Joëlle Rizk

Managing Consultant at Revolve. She has worked on regional cooperation and natural resources development in Afghanistan since 2009

23 February 2014

energy Feature

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Afghanistan’s Extractive Industry
23 February 2014
Joëlle Rizk | Managing Consultant at Revolve. She has worked on regional cooperation and natural resources development in Afghanistan since 2009

energy Feature by RevolveTeam

Extracting Afghanistan’s minerals is believed by many to be the gateway to economic prosperity in Afghanistan and to economic connectivity in Central Asia. Developing Afghanistan’s mining into a regional Resource Corridor is a major task ahead for the Afghan government. There are many governance, security and political challenges, and the extractive industry is still far from maturing. However, Afghanistan has made remarkable progress, and continues the process of building an enabling environment for Direct Foreign Investment. Is Afghanistan ready to become an international mining nation? Will Afghanistan re-invest mining revenues in its population and sustain its economy?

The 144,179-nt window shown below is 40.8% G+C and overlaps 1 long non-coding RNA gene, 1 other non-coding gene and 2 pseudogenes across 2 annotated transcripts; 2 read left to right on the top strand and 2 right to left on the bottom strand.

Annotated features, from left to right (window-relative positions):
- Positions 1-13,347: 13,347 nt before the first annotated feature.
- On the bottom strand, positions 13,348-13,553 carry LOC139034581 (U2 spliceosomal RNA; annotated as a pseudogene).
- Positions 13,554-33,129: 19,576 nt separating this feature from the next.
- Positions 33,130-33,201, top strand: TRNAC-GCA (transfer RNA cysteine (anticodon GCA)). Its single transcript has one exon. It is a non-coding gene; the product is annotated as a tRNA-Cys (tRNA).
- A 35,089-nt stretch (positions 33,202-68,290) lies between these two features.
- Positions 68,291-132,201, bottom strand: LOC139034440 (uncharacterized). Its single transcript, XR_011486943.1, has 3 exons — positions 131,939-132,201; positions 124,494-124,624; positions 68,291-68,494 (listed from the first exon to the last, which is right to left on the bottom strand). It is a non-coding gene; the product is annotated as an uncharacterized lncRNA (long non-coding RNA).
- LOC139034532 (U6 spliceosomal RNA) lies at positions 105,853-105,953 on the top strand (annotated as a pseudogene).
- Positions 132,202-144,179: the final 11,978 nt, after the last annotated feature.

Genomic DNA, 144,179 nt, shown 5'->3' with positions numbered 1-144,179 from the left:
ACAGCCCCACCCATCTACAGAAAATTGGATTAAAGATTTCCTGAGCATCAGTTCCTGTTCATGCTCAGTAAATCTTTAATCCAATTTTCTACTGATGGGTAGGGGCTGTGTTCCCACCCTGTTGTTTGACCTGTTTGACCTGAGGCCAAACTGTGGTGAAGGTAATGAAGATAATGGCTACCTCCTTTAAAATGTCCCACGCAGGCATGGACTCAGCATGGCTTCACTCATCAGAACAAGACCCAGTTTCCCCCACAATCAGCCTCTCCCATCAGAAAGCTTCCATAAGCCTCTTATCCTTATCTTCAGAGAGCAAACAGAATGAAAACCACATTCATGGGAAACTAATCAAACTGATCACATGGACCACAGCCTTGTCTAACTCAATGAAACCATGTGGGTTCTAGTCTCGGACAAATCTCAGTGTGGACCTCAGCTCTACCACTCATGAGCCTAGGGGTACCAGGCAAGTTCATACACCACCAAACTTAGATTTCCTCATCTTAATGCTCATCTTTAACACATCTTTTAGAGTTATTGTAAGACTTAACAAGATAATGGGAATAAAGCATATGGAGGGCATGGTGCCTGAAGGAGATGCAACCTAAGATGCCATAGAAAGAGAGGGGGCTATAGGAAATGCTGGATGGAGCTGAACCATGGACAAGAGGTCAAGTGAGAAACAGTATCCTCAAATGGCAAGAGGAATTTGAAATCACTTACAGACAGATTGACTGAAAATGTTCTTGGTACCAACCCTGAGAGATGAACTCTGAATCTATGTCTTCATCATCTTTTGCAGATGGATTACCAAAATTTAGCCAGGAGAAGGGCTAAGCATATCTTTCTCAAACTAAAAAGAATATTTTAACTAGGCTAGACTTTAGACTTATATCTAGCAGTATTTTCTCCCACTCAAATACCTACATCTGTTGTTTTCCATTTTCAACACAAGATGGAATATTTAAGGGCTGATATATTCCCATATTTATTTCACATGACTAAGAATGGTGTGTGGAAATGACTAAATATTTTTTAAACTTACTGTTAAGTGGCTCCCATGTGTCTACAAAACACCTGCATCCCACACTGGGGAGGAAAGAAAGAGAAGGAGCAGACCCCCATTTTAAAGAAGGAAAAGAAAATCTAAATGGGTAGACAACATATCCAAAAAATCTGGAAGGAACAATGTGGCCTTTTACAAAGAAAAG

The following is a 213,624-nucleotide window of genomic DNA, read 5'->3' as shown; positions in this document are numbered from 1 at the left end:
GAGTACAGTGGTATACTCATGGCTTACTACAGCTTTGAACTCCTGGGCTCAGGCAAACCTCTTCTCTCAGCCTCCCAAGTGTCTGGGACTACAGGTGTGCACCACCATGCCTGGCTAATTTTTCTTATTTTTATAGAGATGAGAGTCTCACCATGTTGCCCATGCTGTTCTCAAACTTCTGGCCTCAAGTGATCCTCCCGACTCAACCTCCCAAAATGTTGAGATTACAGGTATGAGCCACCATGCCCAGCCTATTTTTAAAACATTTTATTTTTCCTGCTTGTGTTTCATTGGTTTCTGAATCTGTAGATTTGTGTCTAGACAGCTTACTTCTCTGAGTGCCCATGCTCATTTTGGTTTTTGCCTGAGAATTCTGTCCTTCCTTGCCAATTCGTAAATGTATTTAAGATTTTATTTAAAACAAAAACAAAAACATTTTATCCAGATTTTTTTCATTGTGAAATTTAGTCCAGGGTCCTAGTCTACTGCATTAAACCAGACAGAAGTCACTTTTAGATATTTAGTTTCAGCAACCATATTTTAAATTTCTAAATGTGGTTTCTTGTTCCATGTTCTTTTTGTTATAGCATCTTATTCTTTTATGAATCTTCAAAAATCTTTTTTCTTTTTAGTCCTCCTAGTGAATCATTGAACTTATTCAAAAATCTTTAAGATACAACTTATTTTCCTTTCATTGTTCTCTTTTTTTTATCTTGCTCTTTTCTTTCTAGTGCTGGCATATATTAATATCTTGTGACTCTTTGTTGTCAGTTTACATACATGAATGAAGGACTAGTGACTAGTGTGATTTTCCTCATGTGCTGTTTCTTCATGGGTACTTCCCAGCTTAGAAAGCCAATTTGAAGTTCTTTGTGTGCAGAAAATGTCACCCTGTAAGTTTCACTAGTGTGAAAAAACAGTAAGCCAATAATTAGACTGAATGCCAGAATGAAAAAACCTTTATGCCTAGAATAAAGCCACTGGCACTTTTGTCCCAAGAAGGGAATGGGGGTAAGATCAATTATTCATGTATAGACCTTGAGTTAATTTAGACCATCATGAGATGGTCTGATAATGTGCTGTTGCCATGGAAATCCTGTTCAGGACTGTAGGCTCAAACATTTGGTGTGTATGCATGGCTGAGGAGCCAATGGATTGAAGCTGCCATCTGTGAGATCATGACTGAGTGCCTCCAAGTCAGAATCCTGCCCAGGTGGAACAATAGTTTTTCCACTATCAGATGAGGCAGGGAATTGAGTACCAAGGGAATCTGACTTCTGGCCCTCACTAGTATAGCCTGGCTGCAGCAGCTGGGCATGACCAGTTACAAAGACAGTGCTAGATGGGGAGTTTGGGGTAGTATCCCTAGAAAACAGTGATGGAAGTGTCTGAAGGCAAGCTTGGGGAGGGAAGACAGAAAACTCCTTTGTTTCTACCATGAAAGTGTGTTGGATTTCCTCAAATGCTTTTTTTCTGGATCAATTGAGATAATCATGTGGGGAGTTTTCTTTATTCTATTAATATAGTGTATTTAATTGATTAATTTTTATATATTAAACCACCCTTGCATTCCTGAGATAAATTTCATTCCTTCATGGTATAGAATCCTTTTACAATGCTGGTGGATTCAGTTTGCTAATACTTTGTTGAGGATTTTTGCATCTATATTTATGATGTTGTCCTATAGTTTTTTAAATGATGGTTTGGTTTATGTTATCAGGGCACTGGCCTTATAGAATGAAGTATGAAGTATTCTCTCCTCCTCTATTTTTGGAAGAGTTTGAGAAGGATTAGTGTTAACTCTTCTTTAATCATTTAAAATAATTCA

$1 trillion worth of undeveloped mineral resources: this figure has become a common reference to describing the potential of Afghanistan’s extractive industry. Referring to Soviet maps that were saved and preserved by Afghan geologists, the United States Geological Survey (USGS) team surveyed Afghanistan between 2004 and 2007 to map its mineral potentials. Data collection and site exploration were simultaneously done by both British and Afghan Geological Surveys. It then became clear that Afghanistan’s mineral riches are far beyond what the Survey was initially assessing. In 2010, while the world was desperate to hear good news from Afghanistan, the figures were published, which appeared to be an economic bonanza for Afghanistan. Then, in the midst of the hype about the transition process and worries about the economic future of Afghanistan once foreign troops withdraw by 2014 and international aid declines, the mining sector emerged as the solution to ensuring stability and economic growth in the country.